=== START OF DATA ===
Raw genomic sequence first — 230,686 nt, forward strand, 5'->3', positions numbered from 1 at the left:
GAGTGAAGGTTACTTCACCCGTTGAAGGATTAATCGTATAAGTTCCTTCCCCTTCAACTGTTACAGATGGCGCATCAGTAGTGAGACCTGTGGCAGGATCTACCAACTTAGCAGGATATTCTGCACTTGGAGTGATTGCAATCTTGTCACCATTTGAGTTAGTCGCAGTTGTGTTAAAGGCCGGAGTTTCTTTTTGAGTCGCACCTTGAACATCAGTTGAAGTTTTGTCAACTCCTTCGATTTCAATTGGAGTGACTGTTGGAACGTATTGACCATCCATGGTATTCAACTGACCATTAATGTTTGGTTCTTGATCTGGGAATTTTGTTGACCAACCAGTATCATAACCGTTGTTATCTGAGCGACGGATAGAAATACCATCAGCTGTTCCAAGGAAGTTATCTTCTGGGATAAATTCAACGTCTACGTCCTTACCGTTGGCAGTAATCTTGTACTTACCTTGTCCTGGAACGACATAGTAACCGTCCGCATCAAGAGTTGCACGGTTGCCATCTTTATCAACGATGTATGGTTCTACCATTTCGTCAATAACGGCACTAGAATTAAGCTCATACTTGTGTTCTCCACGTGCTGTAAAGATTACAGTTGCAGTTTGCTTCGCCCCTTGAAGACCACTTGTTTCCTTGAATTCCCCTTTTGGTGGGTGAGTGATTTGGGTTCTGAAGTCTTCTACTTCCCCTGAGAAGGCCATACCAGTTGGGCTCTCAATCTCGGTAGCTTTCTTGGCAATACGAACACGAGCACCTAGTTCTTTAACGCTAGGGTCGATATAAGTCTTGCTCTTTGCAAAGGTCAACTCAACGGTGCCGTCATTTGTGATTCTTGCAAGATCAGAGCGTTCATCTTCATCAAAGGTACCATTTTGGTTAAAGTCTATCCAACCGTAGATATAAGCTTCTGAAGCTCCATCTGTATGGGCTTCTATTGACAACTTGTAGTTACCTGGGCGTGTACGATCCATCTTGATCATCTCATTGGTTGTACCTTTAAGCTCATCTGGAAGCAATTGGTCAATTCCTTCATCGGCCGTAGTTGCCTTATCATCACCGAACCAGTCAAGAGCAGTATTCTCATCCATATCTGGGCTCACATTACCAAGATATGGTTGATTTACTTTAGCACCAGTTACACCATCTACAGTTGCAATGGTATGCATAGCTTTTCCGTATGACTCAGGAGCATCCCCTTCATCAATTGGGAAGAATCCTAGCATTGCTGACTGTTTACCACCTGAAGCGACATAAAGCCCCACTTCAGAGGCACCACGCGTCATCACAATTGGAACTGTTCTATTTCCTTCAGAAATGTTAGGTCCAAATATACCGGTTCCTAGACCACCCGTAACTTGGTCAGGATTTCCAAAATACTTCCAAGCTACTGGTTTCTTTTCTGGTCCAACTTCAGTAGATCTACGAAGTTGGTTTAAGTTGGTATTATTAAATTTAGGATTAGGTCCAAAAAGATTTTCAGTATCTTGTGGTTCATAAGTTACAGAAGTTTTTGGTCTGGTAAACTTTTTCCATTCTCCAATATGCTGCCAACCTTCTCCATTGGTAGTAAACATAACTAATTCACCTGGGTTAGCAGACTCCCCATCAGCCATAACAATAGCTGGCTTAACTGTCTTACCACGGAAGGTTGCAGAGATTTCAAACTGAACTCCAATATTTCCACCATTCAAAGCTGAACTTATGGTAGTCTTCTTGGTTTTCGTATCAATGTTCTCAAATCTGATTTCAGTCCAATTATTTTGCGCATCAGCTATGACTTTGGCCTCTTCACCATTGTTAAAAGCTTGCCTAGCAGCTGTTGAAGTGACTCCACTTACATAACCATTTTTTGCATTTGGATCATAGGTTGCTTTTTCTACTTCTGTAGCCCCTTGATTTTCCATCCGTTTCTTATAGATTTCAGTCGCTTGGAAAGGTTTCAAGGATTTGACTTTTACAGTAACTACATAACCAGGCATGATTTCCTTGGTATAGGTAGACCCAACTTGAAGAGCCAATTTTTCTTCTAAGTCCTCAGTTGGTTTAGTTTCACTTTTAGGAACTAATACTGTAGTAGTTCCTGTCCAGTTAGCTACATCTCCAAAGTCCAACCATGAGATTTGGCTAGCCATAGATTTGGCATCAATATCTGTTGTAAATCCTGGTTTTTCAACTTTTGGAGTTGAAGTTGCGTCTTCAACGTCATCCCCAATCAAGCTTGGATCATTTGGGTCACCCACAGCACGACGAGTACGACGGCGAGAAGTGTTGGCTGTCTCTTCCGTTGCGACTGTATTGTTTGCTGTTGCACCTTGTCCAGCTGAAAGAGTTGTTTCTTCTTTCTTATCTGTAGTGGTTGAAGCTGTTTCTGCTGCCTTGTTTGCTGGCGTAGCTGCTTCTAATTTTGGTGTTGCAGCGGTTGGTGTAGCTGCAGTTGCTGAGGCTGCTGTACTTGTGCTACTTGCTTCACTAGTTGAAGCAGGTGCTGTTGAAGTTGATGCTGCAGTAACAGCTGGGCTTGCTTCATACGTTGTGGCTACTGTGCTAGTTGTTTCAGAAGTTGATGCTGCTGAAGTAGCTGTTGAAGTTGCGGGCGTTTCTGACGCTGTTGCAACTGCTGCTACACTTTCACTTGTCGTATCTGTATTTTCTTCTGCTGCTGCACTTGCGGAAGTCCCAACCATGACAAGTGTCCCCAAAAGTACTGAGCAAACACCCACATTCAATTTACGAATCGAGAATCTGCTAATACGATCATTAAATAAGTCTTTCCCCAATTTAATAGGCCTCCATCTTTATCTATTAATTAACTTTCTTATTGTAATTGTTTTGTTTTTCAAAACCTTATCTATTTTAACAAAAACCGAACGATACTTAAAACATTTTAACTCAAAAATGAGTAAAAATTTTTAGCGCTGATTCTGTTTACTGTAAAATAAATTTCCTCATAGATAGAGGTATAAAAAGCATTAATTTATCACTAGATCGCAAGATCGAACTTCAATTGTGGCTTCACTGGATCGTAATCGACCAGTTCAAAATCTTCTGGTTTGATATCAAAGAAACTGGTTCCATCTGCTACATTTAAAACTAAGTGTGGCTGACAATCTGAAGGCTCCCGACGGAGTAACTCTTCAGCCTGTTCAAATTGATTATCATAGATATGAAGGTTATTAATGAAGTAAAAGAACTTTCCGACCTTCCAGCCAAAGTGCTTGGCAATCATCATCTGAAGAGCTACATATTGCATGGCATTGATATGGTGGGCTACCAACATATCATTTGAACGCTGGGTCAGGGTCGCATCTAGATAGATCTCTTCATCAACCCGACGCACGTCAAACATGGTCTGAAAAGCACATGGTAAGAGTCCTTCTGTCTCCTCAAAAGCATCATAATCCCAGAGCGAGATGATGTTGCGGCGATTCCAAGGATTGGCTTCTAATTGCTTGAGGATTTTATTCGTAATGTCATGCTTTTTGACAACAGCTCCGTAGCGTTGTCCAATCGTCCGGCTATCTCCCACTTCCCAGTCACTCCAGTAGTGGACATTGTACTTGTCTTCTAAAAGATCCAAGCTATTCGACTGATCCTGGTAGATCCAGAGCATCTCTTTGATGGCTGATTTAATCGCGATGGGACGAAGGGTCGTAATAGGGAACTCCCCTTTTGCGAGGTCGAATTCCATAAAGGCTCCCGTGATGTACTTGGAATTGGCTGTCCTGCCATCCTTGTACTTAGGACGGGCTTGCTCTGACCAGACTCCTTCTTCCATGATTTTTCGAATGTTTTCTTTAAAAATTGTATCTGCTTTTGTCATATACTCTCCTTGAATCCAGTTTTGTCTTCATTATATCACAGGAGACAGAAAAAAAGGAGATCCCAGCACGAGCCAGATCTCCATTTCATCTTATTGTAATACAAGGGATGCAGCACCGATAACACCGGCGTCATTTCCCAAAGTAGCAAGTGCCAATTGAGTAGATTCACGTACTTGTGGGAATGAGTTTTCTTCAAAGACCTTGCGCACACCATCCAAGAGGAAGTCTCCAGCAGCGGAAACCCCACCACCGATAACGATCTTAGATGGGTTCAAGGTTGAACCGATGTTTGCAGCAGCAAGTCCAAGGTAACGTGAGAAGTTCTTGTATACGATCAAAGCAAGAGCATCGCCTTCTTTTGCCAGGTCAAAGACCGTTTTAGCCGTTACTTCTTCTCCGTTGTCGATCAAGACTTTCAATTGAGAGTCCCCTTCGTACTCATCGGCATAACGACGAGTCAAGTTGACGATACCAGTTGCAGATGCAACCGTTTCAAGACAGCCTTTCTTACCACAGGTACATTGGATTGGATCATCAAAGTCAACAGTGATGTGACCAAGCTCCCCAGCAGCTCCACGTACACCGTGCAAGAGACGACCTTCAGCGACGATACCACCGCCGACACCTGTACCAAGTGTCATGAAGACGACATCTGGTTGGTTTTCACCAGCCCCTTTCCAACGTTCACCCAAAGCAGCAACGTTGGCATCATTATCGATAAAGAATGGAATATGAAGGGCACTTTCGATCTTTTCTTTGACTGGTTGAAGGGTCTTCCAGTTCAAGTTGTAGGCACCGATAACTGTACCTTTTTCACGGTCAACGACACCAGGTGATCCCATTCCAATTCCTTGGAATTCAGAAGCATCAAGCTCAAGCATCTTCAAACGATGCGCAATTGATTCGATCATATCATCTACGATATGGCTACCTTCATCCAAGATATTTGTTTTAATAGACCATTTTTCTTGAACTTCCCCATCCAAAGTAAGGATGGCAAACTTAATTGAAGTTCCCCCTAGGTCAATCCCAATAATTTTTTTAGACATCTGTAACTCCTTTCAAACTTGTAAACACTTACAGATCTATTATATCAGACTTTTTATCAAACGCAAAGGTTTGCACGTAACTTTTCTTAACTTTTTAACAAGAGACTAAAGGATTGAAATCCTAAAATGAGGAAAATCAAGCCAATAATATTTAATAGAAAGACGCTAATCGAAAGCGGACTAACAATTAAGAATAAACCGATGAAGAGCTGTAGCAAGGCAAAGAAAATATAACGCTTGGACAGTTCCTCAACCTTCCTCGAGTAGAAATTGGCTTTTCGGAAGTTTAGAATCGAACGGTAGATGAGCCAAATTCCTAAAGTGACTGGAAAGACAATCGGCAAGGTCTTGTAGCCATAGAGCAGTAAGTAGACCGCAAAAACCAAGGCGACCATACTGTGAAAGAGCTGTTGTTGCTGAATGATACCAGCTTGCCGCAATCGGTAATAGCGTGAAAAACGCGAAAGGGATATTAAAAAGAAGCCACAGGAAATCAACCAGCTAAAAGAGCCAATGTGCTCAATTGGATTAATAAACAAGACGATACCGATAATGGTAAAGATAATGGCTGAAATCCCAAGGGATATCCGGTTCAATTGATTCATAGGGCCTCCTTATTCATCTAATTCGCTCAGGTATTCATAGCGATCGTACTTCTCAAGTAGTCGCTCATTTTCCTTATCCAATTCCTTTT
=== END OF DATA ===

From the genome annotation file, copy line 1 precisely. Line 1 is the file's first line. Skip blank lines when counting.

Raw genomic sequence first — 230,686 nt, forward strand, 5'->3', positions numbered from 1 at the left: